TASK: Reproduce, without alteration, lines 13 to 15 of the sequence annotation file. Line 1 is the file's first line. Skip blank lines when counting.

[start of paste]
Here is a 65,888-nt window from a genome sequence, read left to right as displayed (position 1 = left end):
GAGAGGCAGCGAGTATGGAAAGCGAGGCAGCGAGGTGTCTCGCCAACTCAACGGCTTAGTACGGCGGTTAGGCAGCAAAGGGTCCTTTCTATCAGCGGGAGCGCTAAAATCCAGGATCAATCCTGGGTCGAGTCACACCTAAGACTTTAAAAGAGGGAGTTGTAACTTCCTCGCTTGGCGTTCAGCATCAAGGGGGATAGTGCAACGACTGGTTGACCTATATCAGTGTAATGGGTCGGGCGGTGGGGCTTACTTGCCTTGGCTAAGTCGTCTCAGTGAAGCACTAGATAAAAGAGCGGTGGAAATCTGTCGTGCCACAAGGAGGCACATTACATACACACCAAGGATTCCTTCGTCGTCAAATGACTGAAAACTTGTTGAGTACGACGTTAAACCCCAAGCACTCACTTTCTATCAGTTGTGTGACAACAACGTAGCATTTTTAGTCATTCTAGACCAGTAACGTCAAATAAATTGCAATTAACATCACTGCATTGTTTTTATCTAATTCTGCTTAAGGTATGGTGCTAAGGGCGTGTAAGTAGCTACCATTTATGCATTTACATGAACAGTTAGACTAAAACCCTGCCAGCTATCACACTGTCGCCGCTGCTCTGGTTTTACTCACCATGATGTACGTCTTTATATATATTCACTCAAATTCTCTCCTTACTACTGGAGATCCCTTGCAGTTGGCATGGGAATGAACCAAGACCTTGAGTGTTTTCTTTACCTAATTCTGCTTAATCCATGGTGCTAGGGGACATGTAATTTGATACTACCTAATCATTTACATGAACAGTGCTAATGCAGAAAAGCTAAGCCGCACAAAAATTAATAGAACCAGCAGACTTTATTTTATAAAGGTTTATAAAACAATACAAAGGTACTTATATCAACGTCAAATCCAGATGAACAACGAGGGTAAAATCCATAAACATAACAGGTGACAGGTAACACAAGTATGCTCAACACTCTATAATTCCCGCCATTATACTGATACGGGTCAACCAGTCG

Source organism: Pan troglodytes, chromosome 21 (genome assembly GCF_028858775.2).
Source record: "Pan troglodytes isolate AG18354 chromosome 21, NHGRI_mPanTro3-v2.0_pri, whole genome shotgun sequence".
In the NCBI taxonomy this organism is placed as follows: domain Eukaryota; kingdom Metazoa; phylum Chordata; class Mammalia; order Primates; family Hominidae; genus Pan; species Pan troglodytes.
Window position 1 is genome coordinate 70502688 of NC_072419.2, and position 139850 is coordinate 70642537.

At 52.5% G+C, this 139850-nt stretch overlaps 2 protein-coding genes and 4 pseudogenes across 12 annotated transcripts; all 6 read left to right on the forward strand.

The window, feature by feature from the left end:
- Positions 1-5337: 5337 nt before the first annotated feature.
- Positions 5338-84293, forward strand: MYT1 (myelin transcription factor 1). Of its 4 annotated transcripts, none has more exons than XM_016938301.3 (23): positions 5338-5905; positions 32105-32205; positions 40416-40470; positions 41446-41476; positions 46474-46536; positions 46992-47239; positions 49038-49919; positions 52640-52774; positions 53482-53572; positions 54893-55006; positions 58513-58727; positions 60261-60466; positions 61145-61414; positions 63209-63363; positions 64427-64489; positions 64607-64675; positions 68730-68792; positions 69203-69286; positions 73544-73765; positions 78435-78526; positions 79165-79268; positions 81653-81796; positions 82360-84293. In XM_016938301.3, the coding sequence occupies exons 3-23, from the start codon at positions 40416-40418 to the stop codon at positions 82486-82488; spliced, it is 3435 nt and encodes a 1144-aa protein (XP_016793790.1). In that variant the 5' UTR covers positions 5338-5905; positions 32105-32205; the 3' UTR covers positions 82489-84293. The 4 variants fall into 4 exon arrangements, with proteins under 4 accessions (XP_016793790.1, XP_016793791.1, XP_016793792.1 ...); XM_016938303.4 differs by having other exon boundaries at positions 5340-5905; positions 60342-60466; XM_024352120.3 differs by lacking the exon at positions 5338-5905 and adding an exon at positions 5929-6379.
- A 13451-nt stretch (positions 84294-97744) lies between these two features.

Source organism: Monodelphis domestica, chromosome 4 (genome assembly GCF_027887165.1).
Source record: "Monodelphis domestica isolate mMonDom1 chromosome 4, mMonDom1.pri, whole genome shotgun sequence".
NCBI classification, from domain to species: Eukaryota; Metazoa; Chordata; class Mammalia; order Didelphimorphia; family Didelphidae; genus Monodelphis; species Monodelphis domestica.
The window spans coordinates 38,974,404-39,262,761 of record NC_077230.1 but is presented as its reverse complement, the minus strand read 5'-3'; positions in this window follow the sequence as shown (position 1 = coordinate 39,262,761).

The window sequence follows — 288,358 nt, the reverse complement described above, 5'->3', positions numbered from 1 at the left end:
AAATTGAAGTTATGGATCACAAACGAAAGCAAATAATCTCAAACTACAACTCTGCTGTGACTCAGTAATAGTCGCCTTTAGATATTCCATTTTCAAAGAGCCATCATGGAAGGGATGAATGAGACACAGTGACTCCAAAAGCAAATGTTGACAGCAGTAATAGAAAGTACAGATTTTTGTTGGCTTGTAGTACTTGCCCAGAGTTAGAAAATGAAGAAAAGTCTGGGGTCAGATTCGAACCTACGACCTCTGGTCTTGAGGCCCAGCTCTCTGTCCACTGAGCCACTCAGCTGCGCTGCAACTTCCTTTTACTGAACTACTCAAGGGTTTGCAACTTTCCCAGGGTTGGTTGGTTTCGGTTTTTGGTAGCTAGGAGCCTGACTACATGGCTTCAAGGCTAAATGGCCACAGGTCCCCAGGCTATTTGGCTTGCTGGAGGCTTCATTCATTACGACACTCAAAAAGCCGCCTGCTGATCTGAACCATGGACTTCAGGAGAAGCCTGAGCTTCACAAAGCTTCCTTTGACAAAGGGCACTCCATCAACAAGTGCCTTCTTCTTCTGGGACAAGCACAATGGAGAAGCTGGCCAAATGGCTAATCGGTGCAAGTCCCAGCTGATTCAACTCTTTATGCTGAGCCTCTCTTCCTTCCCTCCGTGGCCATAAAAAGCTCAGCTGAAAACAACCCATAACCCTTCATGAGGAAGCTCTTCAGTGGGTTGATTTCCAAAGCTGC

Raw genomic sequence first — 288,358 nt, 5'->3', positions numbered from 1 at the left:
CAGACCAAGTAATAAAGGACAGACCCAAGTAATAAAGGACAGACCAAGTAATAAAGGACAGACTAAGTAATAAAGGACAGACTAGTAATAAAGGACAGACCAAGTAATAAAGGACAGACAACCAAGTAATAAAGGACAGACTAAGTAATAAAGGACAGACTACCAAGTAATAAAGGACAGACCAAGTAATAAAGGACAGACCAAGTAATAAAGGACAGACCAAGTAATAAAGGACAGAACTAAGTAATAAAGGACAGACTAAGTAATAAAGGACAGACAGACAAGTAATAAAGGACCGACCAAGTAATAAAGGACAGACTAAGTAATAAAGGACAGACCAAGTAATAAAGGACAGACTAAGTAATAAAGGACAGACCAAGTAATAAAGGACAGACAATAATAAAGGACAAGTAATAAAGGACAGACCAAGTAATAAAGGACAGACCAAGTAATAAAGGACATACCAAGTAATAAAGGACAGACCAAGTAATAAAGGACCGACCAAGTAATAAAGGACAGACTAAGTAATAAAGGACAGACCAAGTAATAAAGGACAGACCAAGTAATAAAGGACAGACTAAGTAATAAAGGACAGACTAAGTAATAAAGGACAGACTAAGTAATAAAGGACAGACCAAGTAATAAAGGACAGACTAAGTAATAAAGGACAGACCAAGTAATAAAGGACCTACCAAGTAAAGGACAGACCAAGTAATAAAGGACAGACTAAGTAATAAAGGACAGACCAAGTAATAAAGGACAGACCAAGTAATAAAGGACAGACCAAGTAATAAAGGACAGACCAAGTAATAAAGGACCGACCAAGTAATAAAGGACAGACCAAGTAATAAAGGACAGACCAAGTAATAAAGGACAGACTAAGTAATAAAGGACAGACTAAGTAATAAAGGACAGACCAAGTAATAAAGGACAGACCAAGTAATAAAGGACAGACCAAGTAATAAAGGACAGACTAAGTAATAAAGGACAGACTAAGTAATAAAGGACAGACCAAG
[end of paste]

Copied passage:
Source record: "Monodelphis domestica isolate mMonDom1 chromosome 4, mMonDom1.pri, whole genome shotgun sequence".
NCBI classification, from domain to species: Eukaryota; Metazoa; Chordata; class Mammalia; order Didelphimorphia; family Didelphidae; genus Monodelphis; species Monodelphis domestica.
The window spans coordinates 38,974,404-39,262,761 of record NC_077230.1 but is presented as its reverse complement, the minus strand read 5'-3'; positions in this window follow the sequence as shown (position 1 = coordinate 39,262,761).